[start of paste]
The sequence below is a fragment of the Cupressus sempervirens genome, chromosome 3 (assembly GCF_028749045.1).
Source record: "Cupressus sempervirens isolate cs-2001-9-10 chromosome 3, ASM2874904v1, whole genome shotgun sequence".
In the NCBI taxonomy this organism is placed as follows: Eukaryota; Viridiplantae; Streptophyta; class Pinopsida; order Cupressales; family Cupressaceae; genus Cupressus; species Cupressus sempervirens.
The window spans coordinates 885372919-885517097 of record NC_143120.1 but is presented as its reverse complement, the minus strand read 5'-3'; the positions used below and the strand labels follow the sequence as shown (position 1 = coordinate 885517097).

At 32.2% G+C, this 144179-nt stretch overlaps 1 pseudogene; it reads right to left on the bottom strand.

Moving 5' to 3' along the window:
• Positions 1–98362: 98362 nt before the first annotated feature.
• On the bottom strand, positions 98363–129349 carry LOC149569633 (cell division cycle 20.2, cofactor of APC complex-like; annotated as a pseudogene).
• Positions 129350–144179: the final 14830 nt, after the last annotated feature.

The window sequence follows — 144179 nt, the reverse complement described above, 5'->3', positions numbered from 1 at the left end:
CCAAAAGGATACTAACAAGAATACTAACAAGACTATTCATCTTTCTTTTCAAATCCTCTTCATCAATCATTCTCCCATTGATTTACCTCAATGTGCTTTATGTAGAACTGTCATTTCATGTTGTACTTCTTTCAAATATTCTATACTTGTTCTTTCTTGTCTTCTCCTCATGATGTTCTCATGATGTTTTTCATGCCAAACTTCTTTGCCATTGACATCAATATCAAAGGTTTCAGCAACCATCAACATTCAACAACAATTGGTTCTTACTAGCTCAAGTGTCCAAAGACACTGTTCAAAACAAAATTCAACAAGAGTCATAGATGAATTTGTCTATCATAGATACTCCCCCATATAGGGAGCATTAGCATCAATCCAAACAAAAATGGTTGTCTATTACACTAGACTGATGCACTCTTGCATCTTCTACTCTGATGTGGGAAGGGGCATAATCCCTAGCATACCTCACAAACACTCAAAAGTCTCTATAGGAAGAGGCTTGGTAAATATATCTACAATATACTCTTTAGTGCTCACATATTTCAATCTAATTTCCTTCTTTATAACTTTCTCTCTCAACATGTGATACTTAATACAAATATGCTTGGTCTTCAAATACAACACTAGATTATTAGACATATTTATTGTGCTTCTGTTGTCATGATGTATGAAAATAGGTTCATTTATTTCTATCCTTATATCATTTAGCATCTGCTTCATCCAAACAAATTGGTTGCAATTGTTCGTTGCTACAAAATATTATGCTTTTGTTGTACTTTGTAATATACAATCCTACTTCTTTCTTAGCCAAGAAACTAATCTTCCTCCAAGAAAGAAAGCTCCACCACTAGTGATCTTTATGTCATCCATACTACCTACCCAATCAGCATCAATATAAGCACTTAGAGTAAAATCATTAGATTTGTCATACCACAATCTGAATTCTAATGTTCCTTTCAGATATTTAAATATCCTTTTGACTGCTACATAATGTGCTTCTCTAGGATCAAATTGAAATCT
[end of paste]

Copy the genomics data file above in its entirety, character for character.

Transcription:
The sequence below is a fragment of the Cupressus sempervirens genome, chromosome 3 (assembly GCF_028749045.1).
Source record: "Cupressus sempervirens isolate cs-2001-9-10 chromosome 3, ASM2874904v1, whole genome shotgun sequence".
In the NCBI taxonomy this organism is placed as follows: Eukaryota; Viridiplantae; Streptophyta; class Pinopsida; order Cupressales; family Cupressaceae; genus Cupressus; species Cupressus sempervirens.
The window spans coordinates 885372919-885517097 of record NC_143120.1 but is presented as its reverse complement, the minus strand read 5'-3'; the positions used below and the strand labels follow the sequence as shown (position 1 = coordinate 885517097).

At 32.2% G+C, this 144179-nt stretch overlaps 1 pseudogene; it reads right to left on the bottom strand.

Moving 5' to 3' along the window:
• Positions 1–98362: 98362 nt before the first annotated feature.
• On the bottom strand, positions 98363–129349 carry LOC149569633 (cell division cycle 20.2, cofactor of APC complex-like; annotated as a pseudogene).
• Positions 129350–144179: the final 14830 nt, after the last annotated feature.

The window sequence follows — 144179 nt, the reverse complement described above, 5'->3', positions numbered from 1 at the left end:
CCAAAAGGATACTAACAAGAATACTAACAAGACTATTCATCTTTCTTTTCAAATCCTCTTCATCAATCATTCTCCCATTGATTTACCTCAATGTGCTTTATGTAGAACTGTCATTTCATGTTGTACTTCTTTCAAATATTCTATACTTGTTCTTTCTTGTCTTCTCCTCATGATGTTCTCATGATGTTTTTCATGCCAAACTTCTTTGCCATTGACATCAATATCAAAGGTTTCAGCAACCATCAACATTCAACAACAATTGGTTCTTACTAGCTCAAGTGTCCAAAGACACTGTTCAAAACAAAATTCAACAAGAGTCATAGATGAATTTGTCTATCATAGATACTCCCCCATATAGGGAGCATTAGCATCAATCCAAACAAAAATGGTTGTCTATTACACTAGACTGATGCACTCTTGCATCTTCTACTCTGATGTGGGAAGGGGCATAATCCCTAGCATACCTCACAAACACTCAAAAGTCTCTATAGGAAGAGGCTTGGTAAATATATCTACAATATACTCTTTAGTGCTCACATATTTCAATCTAATTTCCTTCTTTATAACTTTCTCTCTCAACATGTGATACTTAATACAAATATGCTTGGTCTTCAAATACAACACTAGATTATTAGACATATTTATTGTGCTTCTGTTGTCATGATGTATGAAAATAGGTTCATTTATTTCTATCCTTATATCATTTAGCATCTGCTTCATCCAAACAAATTGGTTGCAATTGTTCGTTGCTACAAAATATTATGCTTTTGTTGTACTTTGTAATATACAATCCTACTTCTTTCTTAGCCAAGAAACTAATCTTCCTCCAAGAAAGAAAGCTCCACCACTAGTGATCTTTATGTCATCCATACTACCTACCCAATCAGCATCAATATAAGCACTTAGAGTAAAATCATTAGATTTGTCATACCACAATCTGAATTCTAATGTTCCTTTCAGATATTTAAATATCCTTTTGACTGCTACATAATGTGCTTCTCTAGGATCAAATTGAAATCT